Guest blog by Lucy Jones, Associate Professor in Sociolinguistics and Faculty Director of EDI (Arts)
In recent years, universities and research centres around the country have seen a huge increase in work towards equality, diversity and inclusion (EDI). With initiatives like Athena Swan and the Race Equality Charter now widely established, and conversations around transforming institutional culture commonplace, more and more people are engaging in EDI work. There’s a lot of good practice out there already and EDI practitioners have much to learn from each other, both in terms of evidence of inequalities in university settings and the initiatives that have been developed to tackle them. But, whilst this information is typically available, it’s also disparate and hard to find. That’s why we’ve developed the EDI Resource Bank: a new, open-access database which brings together materials to support EDI work in a range of HE settings.
The EDI Resource Bank hosts reports and initiatives that have been produced by institutions and organisations to support EDI in teaching and research. Through an intuitive, straightforward portal, users can quickly locate information which will help them in planning and developing their own work towards breaking down barriers and creating more inclusive practice. The EDI Resource Bank is designed so that anybody working in EDI can contribute to it: this might include guidance they’ve written for staff in their university on how to support students with protected characteristics, for example, or a report on inclusive hiring practices published by a research council that they’ve found useful. The aim is for the EDI Resource Bank to be used by EDI practitioners all over the UK, and for it to reflect the questions, concerns, and priorities of the EDI community itself. The University of Nottingham’s EDI Coordinator team will be moderating the Resource Bank, drawing on their expertise to ensure that submissions are appropriate before being shared more widely.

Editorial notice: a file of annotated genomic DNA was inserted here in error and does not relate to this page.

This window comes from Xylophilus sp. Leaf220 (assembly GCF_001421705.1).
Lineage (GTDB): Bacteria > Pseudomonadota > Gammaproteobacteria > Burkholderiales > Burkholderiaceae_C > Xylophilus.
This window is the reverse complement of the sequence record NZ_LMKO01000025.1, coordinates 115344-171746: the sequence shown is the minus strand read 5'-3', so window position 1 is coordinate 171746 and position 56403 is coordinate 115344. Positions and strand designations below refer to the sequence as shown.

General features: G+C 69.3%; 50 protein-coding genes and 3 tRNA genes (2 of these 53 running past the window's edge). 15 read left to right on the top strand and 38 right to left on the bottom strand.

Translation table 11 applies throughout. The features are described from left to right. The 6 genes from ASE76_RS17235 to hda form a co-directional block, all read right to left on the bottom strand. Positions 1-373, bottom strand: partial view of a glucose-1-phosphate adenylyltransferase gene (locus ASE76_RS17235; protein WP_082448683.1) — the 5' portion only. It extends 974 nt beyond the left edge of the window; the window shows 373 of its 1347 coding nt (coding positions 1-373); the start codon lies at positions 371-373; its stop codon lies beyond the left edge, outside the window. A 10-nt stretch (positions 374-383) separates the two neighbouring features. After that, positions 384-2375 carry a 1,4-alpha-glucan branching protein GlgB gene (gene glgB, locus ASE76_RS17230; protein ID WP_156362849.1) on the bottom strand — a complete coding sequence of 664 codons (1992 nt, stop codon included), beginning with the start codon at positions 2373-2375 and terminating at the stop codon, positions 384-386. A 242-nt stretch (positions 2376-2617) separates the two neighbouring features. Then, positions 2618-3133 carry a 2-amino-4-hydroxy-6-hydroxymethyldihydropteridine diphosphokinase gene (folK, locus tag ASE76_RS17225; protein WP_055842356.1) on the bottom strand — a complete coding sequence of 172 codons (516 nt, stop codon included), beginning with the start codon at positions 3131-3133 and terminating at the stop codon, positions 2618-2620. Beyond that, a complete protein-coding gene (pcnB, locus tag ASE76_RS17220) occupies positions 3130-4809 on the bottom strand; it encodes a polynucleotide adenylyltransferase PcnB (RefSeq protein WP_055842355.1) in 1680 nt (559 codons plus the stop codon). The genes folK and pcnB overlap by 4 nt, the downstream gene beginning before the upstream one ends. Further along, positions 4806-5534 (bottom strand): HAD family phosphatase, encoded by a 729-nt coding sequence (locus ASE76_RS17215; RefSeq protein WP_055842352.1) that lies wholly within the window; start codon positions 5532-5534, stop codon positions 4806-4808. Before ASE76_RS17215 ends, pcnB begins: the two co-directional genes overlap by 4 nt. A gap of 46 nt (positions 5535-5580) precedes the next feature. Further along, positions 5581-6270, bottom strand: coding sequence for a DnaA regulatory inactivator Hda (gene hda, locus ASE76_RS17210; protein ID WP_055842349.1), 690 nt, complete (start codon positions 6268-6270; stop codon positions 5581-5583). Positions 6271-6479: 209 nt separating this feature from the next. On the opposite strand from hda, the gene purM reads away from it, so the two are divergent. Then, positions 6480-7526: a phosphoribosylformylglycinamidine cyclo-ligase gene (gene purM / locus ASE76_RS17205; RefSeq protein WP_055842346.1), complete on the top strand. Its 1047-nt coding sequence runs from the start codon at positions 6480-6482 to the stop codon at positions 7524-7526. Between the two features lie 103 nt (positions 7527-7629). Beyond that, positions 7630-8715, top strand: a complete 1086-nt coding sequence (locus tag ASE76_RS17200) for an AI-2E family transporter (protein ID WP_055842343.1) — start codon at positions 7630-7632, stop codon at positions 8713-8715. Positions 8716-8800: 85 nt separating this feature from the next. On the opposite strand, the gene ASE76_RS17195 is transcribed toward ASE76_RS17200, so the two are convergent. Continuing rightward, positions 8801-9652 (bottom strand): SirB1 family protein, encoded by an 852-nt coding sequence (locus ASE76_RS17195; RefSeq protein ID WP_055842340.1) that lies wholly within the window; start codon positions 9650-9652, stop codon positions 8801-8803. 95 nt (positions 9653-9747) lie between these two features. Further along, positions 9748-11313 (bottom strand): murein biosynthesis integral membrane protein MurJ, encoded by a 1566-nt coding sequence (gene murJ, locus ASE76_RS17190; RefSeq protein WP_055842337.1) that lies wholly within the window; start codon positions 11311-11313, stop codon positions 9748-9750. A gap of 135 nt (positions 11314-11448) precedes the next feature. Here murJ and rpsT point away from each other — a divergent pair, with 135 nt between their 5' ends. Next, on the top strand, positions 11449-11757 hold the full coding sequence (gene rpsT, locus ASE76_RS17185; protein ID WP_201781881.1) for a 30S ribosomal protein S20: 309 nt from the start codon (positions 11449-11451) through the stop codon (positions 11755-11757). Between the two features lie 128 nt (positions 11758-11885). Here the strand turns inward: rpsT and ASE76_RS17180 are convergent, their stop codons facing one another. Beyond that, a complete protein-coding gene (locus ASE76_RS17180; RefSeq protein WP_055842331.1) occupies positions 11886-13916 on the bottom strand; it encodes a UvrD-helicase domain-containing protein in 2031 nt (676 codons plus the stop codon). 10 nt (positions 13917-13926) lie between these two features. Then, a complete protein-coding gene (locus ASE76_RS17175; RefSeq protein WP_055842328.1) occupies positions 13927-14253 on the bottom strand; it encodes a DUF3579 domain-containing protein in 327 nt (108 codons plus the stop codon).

The EDI Resource Bank has been developed as part of the STEMM-CHANGE programme, an EPSRC-funded multi-disciplinary project at the University of Nottingham. The programme team have been working on several linked projects which aim to drive positive change in culture and practice in EDI across STEMM, with one key aim being to remove barriers to EDI by making good practice freely available.
The EDI Resource Bank is the result, though it goes far beyond STEMM to share resources relevant to work and study across all subjects and disciplines. It’s been developed by Dr Paul Holmes, a Research Fellow on the STEMM-CHANGE programme, in a project initiated by Dr Karen Salt (previously based in Cultures, Languages and Area Studies, now Deputy Director for Culture and Environment at UKRI) and led by Dr Lucy Jones (School of English).
Within the University of Nottingham, the EDI Resource Bank will also play a key role in supporting the work of the EDI Coordinator team who are developing an EDI Maturity Matrix: a reflective tool that enables users to identify areas for EDI growth in a way which is clear, tailored and supported.
The Maturity Matrix analyses users’ responses to generate links to relevant resources (housed within the EDI Resource Bank) that will help them evolve in a particular area of EDI. The Maturity Matrix is due to launch at the Diversity Festival in March.
We invite you to take a look at the EDI Resource Bank today, at www.edi-resourcebank.co.uk. Please also help us build the database even further by submitting resources that you’ve developed or would recommend to others working in EDI. If you have any questions, just email email@example.com.
22 January 2021